Malloy Wants CT's Sunday Liquor Laws Changed

The governor calls for a change to the state's 'out of date' Sunday restrictions.

Governor Dannel P. Malloy announced a package of policies seeking to make Connecticut competitive with surrounding states when it comes to the sale of alcohol.

The announcement, made Saturday afternoon at Enfield Town Hall, represents a change in direction for the entire state, Malloy said.

"Today I take a step forward in making Connecticut competitive with surrounding states and, at the same time, moving in the direction of being pro-consumer," he said.

At the heart of Malloy's package, which must be passed by the state legislature, is the sale of alcohol on Sundays, certain holidays and on Mondays that come after Sunday holidays.

Allowing Sunday and holiday sales is meant to increase sales at stores in towns that border Massachusetts, Rhode Island and New York — sales that represent an estimated $570 million in lost revenue, Malloy said.

"I think the governor has done a fantastic job with this," said Dominic Alaimo, owner of Freshwater Package Store on Route 5 in Enfield.

"Finally we have a governor that didn't listen to the lobbyists and listened to the consumers. ... It's a tremendous amount of money that's been going over the border and God knows Connecticut can use it."

The package includes a number of measures in addition to legalizing Sunday and holiday sales, which border-town shops have requested for decades, but many shops located in central Connecticut have resisted.

"To the owners of shops [that haven't felt the competition], I say that 'We're working with you,'" said Malloy.

"We're going to allow you to sell other items, and we're going to create a marketplace."

Connecticut is currently one of two states in the nation that does not allow the sale of alcohol outside of restaurants and bars.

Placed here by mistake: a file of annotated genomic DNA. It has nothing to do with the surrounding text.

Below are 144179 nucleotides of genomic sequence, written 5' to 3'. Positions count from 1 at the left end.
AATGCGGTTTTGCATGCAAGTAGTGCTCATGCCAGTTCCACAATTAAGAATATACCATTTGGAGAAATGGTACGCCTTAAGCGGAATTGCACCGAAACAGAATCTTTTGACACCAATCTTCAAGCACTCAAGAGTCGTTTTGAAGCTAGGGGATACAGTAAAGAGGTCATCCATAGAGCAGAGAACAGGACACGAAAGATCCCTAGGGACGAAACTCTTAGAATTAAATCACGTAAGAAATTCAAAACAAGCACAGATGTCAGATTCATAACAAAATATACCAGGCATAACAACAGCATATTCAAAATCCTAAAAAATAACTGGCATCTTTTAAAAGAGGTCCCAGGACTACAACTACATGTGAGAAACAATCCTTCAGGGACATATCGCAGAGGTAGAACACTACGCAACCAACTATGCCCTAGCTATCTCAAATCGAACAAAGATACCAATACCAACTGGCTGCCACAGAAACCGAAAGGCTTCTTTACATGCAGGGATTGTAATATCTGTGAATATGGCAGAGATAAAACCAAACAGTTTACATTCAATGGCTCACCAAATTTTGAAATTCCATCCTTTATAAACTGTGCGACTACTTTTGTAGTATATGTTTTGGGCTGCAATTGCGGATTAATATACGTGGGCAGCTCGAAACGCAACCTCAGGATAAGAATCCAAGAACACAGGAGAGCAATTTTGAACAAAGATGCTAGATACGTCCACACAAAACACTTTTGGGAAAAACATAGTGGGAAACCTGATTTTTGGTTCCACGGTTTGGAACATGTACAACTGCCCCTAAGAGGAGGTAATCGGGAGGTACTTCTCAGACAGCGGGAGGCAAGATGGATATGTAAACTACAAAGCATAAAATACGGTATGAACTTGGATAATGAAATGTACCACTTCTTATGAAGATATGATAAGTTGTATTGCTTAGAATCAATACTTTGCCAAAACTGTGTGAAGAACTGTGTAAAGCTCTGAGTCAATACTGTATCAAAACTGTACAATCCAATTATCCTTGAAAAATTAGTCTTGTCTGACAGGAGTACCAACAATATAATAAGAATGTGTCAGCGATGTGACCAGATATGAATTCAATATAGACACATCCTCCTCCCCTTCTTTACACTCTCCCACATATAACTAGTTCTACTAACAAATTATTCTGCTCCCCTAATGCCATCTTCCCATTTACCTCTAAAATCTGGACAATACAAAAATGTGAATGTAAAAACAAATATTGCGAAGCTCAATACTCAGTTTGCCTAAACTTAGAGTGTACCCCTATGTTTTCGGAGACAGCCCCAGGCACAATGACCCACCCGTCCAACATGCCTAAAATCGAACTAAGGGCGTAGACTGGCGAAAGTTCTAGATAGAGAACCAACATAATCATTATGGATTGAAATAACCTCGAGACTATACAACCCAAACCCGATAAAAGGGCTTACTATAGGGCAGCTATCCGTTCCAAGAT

Specifics of what Malloy's office called "modernizing Connecticut's Liquor Laws" include:

  • The creation of a statewide "medallion" system (in addition to standard package store licenses), which will be given to all current package store owners to reflect their right to expanded business options.
  • Package and grocery stores will be allowed to sell alcohol until 10 p.m. if they choose to do so.
  • Restaurants and bars can stay open and serve alcohol until 2 a.m. (subject to local ordinances).
  • Some small convenience stores will be given the option of selling beer.
  • Package stores will be allowed to sell goods in addition to alcohol, including snack food, cheese, crackers, chips and other items thought to be "complementary" to alcohol consumption.
  • Price posting, minimum bottle and quantity discount laws will be eliminated.
  • Grocery stores will be allowed to operate separate package stores.
  • One person or LLC will be able to operate more than two package stores through the purchase of a medallion.
John P. Flanagan January 15, 2012 at 12:36 PM
Most of the time, I agree with Dannel. However, on this one he's dead wrong. There is no verification of his $8 million of alleged, projected income. That is, particularly, when you weigh it against the extremely high probability of the need for added law enforcement, accidents and needs for emergency personnel. Dan may feel it's good to propose based on income. However, like most of us politicians, before starting the dignitary car to lead the parade, he should talk about all parts of the equation. The past 20 years of Pollyana proposals got Connecticut where it is today --- in deep debt and economic doo -doo. Dan, how about the projected expenses and human costs to balance that alleged income? I think you might find your budget increase in the low 6 figures or even a loss. As for those who are prone to talk about their "consumer rights", I'm no prude or prohibitionist. But, if you can't get sufficiently liquored up by 1 AM; or, can't plan a day ahead for drinking one day of a weekend, your not trying. So, with ephemeral tax income; faint (if any) increases in business and competitiveness; and, a highly likely increase in public enforcement and health costs, what is Dan trying to do except profile? Dan! Why are you operating at cross purposes to other law enforcement attempts? Or, are you hoping for an increase in revenues from DUI check points; taxes on body shops; or perhaps, even extra revenues from morticians? This proposal is absurd!


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